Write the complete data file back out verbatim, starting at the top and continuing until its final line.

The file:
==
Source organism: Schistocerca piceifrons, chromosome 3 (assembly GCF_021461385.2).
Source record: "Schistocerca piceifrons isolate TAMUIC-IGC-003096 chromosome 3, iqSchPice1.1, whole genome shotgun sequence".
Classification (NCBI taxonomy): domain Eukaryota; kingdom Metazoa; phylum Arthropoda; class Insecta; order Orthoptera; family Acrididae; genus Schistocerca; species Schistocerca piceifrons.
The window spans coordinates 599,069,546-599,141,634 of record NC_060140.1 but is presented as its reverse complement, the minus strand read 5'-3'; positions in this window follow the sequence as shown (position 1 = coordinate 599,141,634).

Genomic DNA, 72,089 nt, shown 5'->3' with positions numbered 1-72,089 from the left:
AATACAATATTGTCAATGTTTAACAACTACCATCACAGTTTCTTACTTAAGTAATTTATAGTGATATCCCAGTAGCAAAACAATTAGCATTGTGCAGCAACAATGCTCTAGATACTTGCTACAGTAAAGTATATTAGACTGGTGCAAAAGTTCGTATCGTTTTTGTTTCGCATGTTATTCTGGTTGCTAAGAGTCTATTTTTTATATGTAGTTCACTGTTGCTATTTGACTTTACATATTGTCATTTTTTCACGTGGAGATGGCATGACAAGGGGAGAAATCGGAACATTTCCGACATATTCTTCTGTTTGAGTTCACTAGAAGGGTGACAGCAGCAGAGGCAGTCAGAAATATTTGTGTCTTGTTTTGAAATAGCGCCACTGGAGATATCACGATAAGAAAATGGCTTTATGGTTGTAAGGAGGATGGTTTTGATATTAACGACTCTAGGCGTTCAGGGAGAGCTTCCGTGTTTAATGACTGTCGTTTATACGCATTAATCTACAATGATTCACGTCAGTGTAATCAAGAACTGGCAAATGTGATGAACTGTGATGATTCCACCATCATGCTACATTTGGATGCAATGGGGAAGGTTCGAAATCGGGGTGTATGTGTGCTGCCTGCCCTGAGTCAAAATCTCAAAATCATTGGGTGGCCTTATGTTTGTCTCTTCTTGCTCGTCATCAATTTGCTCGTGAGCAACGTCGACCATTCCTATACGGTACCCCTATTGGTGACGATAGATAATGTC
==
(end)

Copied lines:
Source organism: Schistocerca piceifrons, chromosome 3 (assembly GCF_021461385.2).
Source record: "Schistocerca piceifrons isolate TAMUIC-IGC-003096 chromosome 3, iqSchPice1.1, whole genome shotgun sequence".
Classification (NCBI taxonomy): domain Eukaryota; kingdom Metazoa; phylum Arthropoda; class Insecta; order Orthoptera; family Acrididae; genus Schistocerca; species Schistocerca piceifrons.
The window spans coordinates 599,069,546-599,141,634 of record NC_060140.1 but is presented as its reverse complement, the minus strand read 5'-3'; positions in this window follow the sequence as shown (position 1 = coordinate 599,141,634).

Genomic DNA, 72,089 nt, shown 5'->3' with positions numbered 1-72,089 from the left:
AATACAATATTGTCAATGTTTAACAACTACCATCACAGTTTCTTACTTAAGTAATTTATAGTGATATCCCAGTAGCAAAACAATTAGCATTGTGCAGCAACAATGCTCTAGATACTTGCTACAGTAAAGTATATTAGACTGGTGCAAAAGTTCGTATCGTTTTTGTTTCGCATGTTATTCTGGTTGCTAAGAGTCTATTTTTTATATGTAGTTCACTGTTGCTATTTGACTTTACATATTGTCATTTTTTCACGTGGAGATGGCATGACAAGGGGAGAAATCGGAACATTTCCGACATATTCTTCTGTTTGAGTTCACTAGAAGGGTGACAGCAGCAGAGGCAGTCAGAAATATTTGTGTCTTGTTTTGAAATAGCGCCACTGGAGATATCACGATAAGAAAATGGCTTTATGGTTGTAAGGAGGATGGTTTTGATATTAACGACTCTAGGCGTTCAGGGAGAGCTTCCGTGTTTAATGACTGTCGTTTATACGCATTAATCTACAATGATTCACGTCAGTGTAATCAAGAACTGGCAAATGTGATGAACTGTGATGATTCCACCATCATGCTACATTTGGATGCAATGGGGAAGGTTCGAAATCGGGGTGTATGTGTGCTGCCTGCCCTGAGTCAAAATCTCAAAATCATTGGGTGGCCTTATGTTTGTCTCTTCTTGCTCGTCATCAATTTGCTCGTGAGCAACGTCGACCATTCCTATACGGTACCCCTATTGGTGACGATAGATAATGTC